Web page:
Readers get an education when it comes to the role that the first-person narrator takes on some of Edgar Allan Poe’s short stories. In “The Tell-Tale Heart” (1843) the unnamed narrator is not trying to convince the reader that he is not guilty, just that he is not crazy. He was justified in killing the old man with the “vulture-like eye” and hiding the body under the floorboards of his home. He may be trying to save his own skin, but that is not the point. The crime is not in question; it is the narrator’s sanity. How can one trust the storyteller, if you only get one part of the story?
This is what makes the journey as a reader more interesting. How do you discern the truth? This is what it is like going through Poe’s work. Most of his stories rely on the unreliability of the character telling the story. Is he telling the truth? Is it his truth, is it the actual truth, or is it a possible truth? Who knows? The only way to know is by reading the story, see how the other characters interact, and just question everything. Eventually all the facts will come out. It could also create reasonable doubt and it will be up to the reader to discern what happened. The reader will write his own story in his head after bearing witness to what transpired.
There are many elements and themes that can be utilized to analyze the way that Edgar Allan Poe uses the unreliable narrator. I want to focus on one aspect—love. Tragic love plays a big role in his oeuvre of works, such as in his poetry. Some of his most famous poems include “Lenore” (1843) and “Annabel Lee” (1849). I selected three “love” stories as interpreted by the narrator of the tale. These are not among Poe’s most popular stories, but ones that I feel that should be focused on—“Be...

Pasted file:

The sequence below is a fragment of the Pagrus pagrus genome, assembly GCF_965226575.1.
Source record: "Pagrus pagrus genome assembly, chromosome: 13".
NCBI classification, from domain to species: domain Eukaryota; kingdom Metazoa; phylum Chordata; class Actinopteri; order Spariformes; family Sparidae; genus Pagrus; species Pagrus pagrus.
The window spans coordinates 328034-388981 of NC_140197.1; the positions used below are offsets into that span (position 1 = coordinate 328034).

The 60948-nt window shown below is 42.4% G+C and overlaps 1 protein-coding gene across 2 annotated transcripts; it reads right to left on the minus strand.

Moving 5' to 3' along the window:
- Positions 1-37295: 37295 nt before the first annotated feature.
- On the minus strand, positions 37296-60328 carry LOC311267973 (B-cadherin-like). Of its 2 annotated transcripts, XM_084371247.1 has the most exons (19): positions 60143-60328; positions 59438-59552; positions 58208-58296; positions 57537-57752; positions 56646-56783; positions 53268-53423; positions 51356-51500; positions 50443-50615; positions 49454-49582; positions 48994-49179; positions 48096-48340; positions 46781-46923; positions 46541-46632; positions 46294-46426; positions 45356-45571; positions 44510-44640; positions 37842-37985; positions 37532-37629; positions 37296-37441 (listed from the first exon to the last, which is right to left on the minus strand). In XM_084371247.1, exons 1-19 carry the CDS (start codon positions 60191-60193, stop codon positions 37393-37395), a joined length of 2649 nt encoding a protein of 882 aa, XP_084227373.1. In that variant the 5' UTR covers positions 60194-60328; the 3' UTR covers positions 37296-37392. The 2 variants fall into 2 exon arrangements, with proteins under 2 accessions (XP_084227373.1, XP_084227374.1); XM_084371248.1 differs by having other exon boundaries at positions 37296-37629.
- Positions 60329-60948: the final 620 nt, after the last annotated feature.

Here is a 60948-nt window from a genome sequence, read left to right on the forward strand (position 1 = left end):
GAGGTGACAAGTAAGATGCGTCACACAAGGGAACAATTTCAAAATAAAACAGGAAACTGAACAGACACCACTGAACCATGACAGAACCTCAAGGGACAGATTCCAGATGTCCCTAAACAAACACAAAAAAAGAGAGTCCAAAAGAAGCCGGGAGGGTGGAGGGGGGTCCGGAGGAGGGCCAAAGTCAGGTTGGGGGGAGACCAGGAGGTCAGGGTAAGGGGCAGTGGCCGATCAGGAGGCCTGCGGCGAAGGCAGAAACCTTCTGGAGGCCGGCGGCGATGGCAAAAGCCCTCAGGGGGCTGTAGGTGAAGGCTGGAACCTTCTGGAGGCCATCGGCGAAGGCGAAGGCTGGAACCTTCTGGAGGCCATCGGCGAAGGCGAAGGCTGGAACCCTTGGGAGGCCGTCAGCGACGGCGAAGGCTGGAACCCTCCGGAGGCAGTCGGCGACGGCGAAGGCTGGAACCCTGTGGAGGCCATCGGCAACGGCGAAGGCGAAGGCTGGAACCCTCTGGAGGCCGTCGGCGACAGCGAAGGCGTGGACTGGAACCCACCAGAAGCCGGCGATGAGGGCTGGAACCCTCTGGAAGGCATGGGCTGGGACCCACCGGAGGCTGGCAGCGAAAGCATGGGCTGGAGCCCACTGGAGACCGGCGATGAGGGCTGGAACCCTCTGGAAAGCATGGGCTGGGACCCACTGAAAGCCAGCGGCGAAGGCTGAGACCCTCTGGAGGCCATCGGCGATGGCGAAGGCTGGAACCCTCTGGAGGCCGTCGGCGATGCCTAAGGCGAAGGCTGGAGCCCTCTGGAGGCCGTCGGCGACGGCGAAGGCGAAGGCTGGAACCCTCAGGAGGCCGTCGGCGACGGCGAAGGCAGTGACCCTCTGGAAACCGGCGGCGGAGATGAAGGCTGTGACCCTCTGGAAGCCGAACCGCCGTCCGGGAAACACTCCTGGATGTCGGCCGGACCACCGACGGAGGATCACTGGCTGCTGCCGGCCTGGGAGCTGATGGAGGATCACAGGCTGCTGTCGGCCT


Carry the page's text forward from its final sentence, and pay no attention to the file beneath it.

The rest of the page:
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...y—of the LADY LIGEIA (579).
Now, how true could this be? Was it the narrator’s wishful thinking? A hallucination? Insanity? Or did it actually happen? The point is that it does not really matter. What is important is the impact this scene has towards the reader and in their interpretation of events. It is a story of madness, though the narrator does not seem to think so. However through his actions, through his words, readers get to explore the psyche of this man. What made him like this? That is the appeal of Poe’s work. Nothing is what it seems so you need to read between the lines. We try to keep an open mind, but are limited with what we are given by the storyteller. It is why his stories have survived the passage of time. Each story provides a lot of material open for interpretation, as well as many different possibilities. It is the joy of being a reader.
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